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Current Events

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January 17, 2021

0:25

Weird News: Big Tip for No Service

Listen to hear about a coffee shop barista who was generously rewarded for his efforts.

Vocabulary: shame, haul

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January 15, 2021

4:10

Debate: Should Breakdancing be an Olympic Sport?

Breakdancing is the latest sport to be added to the Olympic games. Breaking is an athletic dance style incorporating acrobatics, dance moves, and freestyle footwork. It was first performed on New York City streets in the 1970s, typically to hip hop music. Some say becoming an Olympic sport could cause breaking to lose its character as it moves farther away from its urban roots. But it might also inspire a new generation of young breakers. Listen to hear a veteran breakdancer’s response and then debate: Should breakdancing become an Olympic sport?

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January 14, 2021

5:37

The Meaning of Sedition

Rioters who stormed the U.S. Capitol could be charged with sedition, or an attempt to “overthrow, put down, or destroy the government by force.” The mob attacked legislators as they were carrying out a fundamental duty of American democracy: certifying the electoral votes confirming the country’s next president. Although sedition is hard to prove in court, some say that holding violent extremists responsible for their actions will help prevent future attacks. Listen to learn more about the meaning of sedition and how it has been used in the past to prosecute terrorism.

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January 13, 2021

2:46

Why Dogs Don’t Learn More Words

Dogs and humans have long had a special relationship. Part of the reason they get along so well is that dogs can understand human language, at least some of it. But why can’t they learn more? To find out, researchers played words for dogs and observed how their brains responded. Listen to learn what scientists discovered about how dogs learn words and why it’s unlikely they will ever be able to understand Shakespeare.

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January 12, 2021

5:58

How Martin Luther King, Jr. Channeled His Anger

Martin Luther King, Jr. practiced nonviolent protest and advocated for racial harmony. The racism and violence he experienced throughout his life, however, sometimes filled him with rage. King believed anger could be a useful, positive force if it was channeled productively. Listen to hear more about MLK, Jr.’s views on the strong emotion of anger and how he used it to help him accomplish his goals.

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January 11, 2021

6:09

Insurrection at the U.S. Capitol

Pro-Trump extremists stormed the U.S. Capitol building while Congress was meeting inside to officially count the electoral college votes establishing Joe Biden as the next U.S. president. They broke windows and looted offices, forcing lawmakers to flee to secure locations. Trump has falsely claimed that the election was stolen, and some say his words and actions incited the violence. Lawmakers met later in the day, after the building had been cleared, to finish their work. The insurrection, or act of rebellion against the government, has prompted a shift in support for the president in his final days in office. Listen to hear about a major attack on American democracy and the questions it raises.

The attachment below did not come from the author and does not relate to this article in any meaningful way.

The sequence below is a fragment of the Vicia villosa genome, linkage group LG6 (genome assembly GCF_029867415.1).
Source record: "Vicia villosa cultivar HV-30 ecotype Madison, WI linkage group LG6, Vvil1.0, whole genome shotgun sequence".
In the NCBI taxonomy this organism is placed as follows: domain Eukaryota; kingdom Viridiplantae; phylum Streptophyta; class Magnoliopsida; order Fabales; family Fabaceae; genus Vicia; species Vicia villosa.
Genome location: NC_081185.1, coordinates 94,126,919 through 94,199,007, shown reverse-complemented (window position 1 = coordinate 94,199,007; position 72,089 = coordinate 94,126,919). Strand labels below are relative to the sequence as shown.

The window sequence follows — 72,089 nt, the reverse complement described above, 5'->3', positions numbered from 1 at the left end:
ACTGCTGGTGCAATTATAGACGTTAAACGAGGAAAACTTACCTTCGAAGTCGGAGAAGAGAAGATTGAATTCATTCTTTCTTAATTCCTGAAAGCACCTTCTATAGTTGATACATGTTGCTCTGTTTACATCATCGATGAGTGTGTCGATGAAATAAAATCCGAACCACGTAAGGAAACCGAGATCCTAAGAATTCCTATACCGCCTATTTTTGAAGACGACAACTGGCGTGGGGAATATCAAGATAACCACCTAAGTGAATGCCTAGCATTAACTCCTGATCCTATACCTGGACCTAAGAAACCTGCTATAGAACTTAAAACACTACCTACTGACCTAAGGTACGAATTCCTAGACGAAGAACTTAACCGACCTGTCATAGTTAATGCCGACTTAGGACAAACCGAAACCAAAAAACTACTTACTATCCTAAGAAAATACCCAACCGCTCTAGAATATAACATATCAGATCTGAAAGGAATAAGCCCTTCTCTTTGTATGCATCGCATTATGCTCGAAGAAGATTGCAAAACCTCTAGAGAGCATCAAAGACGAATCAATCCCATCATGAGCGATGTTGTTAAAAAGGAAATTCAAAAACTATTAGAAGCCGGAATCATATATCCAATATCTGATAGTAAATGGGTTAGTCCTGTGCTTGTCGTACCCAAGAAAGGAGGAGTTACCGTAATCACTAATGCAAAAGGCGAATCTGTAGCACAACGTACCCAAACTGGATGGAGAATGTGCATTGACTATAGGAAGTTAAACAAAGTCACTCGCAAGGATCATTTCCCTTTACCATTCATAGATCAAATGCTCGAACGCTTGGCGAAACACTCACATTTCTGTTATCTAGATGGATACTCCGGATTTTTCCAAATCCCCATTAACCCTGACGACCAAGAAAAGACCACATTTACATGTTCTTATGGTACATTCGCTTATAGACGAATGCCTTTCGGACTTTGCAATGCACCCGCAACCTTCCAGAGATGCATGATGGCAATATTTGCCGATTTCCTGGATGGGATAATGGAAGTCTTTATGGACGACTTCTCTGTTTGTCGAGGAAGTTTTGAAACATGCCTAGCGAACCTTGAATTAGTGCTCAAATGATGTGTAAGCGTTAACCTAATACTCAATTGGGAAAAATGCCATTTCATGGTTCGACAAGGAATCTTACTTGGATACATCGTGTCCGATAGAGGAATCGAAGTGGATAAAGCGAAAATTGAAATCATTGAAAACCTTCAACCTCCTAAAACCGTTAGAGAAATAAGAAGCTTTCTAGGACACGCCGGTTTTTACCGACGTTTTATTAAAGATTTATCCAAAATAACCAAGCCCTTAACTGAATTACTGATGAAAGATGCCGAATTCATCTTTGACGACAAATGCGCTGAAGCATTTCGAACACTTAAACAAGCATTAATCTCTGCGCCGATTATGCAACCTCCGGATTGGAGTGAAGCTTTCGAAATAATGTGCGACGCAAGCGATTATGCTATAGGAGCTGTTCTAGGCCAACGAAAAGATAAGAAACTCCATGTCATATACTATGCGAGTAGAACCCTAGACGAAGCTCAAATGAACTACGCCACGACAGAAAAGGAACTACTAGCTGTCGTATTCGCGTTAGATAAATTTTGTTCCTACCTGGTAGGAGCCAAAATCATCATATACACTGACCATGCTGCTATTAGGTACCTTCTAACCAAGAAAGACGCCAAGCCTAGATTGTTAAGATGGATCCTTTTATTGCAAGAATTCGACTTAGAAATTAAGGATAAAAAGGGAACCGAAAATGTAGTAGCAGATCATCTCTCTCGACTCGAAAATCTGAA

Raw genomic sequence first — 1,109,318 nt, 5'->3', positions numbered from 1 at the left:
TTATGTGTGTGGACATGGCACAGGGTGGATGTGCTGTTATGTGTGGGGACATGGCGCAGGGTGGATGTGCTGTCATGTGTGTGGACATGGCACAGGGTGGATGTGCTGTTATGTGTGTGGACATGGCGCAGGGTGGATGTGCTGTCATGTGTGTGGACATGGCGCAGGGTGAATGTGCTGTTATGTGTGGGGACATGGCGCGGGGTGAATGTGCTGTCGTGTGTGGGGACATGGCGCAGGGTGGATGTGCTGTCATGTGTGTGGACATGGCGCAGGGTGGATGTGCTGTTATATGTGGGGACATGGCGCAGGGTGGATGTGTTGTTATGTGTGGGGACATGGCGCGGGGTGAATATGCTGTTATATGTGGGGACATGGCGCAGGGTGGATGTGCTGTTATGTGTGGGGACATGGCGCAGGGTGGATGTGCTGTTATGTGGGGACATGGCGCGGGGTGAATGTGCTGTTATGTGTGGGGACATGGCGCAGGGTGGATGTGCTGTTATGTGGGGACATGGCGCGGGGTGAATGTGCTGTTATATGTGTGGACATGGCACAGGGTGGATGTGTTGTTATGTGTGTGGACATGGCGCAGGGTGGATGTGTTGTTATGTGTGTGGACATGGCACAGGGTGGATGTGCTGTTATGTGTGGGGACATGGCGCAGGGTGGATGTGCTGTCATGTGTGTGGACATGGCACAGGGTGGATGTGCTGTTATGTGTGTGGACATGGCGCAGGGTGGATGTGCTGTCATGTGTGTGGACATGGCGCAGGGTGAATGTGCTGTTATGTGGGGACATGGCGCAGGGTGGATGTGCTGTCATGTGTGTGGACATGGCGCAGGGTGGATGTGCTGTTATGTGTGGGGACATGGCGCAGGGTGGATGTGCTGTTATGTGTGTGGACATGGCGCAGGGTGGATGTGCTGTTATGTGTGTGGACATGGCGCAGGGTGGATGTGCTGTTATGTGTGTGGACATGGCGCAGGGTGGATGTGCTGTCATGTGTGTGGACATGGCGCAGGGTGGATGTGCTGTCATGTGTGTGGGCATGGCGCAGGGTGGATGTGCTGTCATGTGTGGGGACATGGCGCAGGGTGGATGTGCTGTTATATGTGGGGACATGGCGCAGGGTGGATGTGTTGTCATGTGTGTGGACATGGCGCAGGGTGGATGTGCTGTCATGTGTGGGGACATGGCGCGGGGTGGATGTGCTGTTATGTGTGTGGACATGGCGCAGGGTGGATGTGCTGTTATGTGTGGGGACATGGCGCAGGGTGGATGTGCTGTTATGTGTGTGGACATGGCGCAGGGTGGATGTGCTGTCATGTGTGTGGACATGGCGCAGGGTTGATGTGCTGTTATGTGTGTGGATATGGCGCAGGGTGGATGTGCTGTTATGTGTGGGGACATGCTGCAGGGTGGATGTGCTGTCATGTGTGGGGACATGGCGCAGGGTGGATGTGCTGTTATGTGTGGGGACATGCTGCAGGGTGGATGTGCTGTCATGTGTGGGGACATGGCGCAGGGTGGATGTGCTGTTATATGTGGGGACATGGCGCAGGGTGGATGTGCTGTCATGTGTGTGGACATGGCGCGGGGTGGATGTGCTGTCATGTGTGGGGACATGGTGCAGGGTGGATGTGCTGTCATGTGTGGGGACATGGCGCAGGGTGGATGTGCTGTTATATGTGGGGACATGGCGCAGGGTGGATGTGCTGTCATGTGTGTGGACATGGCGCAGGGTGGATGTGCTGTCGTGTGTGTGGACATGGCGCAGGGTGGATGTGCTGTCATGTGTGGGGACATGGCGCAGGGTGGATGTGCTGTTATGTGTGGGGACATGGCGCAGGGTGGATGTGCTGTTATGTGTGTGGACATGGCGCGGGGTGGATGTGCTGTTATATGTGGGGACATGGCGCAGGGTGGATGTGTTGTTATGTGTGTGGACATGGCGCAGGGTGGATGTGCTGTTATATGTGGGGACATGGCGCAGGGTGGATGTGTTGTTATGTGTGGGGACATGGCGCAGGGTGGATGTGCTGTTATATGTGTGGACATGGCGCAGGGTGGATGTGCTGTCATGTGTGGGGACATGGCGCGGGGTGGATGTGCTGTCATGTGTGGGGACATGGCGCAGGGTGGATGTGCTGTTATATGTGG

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January 10, 2021

0:29

Weird News: Relaxing with Bees

Listen to hear about how bees help students at a school in Slovenia reduce stress.

Vocabulary: routine,restless, relax

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January 8, 2021

3:27

Debate: Will Deepfakes Change How People View Media?

A deepfake is a piece of audio or video that has been manipulated to represent something that never actually happened. Created using advanced technology, deepfakes often look and sound so real that it is easy to be fooled by them. Many people worry that deepfakes will cause damage by spreading false information so widely that the truth will be lost. Some are concerned that deepfakes will erode people’s trust in the media, causing them to dismiss truth as fiction. Listen to learn more about media manipulation and then debate: Will deepfakes change how people view media?

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January 7, 2021

7:50

Megan Rapinoe Reflects on Her Life

Professional soccer player Megan Rapinoe is considered one of the world’s top athletes. Among her many accomplishments, she helped bring the U.S. women’s national soccer team to victory in several Women’s World Cup tournaments. Rapinoe is also an activist who champions causes she cares about, including gay rights, equal pay for female athletes, and racial equity. She speaks openly about her personal struggles, and many view her as a role model. Listen to hear Megan Rapinoe reflect on a range of topics, from the current state of youth soccer to how it felt to realize she was gay.

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January 6, 2021

5:03

Teens Deliver PPE to Health Care Workers

High school students in Atlanta have organized an effort to deliver personal protective equipment (PPE) to healthcare workers throughout the country. It started in their home state of Georgia, where the group began delivering donations of masks and gloves to local hospitals when the pandemic hit. Their efforts went national when they realized that 3D printers could quickly produce large numbers of plastic face shields, a critical piece of protective gear. Listen to an interview with the teen entrepreneur who started the project, and learn how his volunteer work has impacted his life at school.